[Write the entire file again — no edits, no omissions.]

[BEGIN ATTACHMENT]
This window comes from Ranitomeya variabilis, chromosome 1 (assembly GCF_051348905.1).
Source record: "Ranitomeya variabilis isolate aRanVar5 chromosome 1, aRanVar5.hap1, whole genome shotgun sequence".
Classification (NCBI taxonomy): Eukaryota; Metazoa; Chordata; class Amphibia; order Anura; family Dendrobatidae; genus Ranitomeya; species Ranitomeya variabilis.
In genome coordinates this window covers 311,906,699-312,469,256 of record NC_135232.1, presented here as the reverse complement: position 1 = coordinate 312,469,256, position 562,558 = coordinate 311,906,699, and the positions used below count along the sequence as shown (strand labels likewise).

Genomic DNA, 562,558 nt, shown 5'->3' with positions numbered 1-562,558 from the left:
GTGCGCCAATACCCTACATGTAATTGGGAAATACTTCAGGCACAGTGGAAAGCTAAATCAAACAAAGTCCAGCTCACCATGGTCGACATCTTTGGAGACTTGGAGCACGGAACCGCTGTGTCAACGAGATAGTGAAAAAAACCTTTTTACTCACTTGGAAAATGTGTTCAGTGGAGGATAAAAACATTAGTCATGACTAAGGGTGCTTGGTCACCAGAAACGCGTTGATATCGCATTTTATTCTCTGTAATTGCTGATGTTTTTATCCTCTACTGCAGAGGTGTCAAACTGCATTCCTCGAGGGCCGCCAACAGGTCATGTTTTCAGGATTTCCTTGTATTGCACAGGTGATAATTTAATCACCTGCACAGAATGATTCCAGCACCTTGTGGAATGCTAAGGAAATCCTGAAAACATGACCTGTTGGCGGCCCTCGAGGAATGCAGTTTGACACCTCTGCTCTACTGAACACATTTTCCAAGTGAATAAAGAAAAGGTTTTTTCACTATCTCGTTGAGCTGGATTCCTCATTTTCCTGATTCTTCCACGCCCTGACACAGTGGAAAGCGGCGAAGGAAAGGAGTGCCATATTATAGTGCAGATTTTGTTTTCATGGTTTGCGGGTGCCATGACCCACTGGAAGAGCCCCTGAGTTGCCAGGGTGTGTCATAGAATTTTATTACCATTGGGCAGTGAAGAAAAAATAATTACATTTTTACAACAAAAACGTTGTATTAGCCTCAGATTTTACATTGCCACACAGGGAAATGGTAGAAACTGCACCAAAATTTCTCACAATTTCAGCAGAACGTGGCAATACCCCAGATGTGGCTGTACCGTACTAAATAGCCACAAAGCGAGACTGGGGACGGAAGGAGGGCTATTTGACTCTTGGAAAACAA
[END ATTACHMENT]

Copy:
This window comes from Ranitomeya variabilis, chromosome 1 (assembly GCF_051348905.1).
Source record: "Ranitomeya variabilis isolate aRanVar5 chromosome 1, aRanVar5.hap1, whole genome shotgun sequence".
Classification (NCBI taxonomy): Eukaryota; Metazoa; Chordata; class Amphibia; order Anura; family Dendrobatidae; genus Ranitomeya; species Ranitomeya variabilis.
In genome coordinates this window covers 311,906,699-312,469,256 of record NC_135232.1, presented here as the reverse complement: position 1 = coordinate 312,469,256, position 562,558 = coordinate 311,906,699, and the positions used below count along the sequence as shown (strand labels likewise).

Genomic DNA, 562,558 nt, shown 5'->3' with positions numbered 1-562,558 from the left:
GTGCGCCAATACCCTACATGTAATTGGGAAATACTTCAGGCACAGTGGAAAGCTAAATCAAACAAAGTCCAGCTCACCATGGTCGACATCTTTGGAGACTTGGAGCACGGAACCGCTGTGTCAACGAGATAGTGAAAAAAACCTTTTTACTCACTTGGAAAATGTGTTCAGTGGAGGATAAAAACATTAGTCATGACTAAGGGTGCTTGGTCACCAGAAACGCGTTGATATCGCATTTTATTCTCTGTAATTGCTGATGTTTTTATCCTCTACTGCAGAGGTGTCAAACTGCATTCCTCGAGGGCCGCCAACAGGTCATGTTTTCAGGATTTCCTTGTATTGCACAGGTGATAATTTAATCACCTGCACAGAATGATTCCAGCACCTTGTGGAATGCTAAGGAAATCCTGAAAACATGACCTGTTGGCGGCCCTCGAGGAATGCAGTTTGACACCTCTGCTCTACTGAACACATTTTCCAAGTGAATAAAGAAAAGGTTTTTTCACTATCTCGTTGAGCTGGATTCCTCATTTTCCTGATTCTTCCACGCCCTGACACAGTGGAAAGCGGCGAAGGAAAGGAGTGCCATATTATAGTGCAGATTTTGTTTTCATGGTTTGCGGGTGCCATGACCCACTGGAAGAGCCCCTGAGTTGCCAGGGTGTGTCATAGAATTTTATTACCATTGGGCAGTGAAGAAAAAATAATTACATTTTTACAACAAAAACGTTGTATTAGCCTCAGATTTTACATTGCCACACAGGGAAATGGTAGAAACTGCACCAAAATTTCTCACAATTTCAGCAGAACGTGGCAATACCCCAGATGTGGCTGTACCGTACTAAATAGCCACAAAGCGAGACTGGGGACGGAAGGAGGGCTATTTGACTCTTGGAAAACAA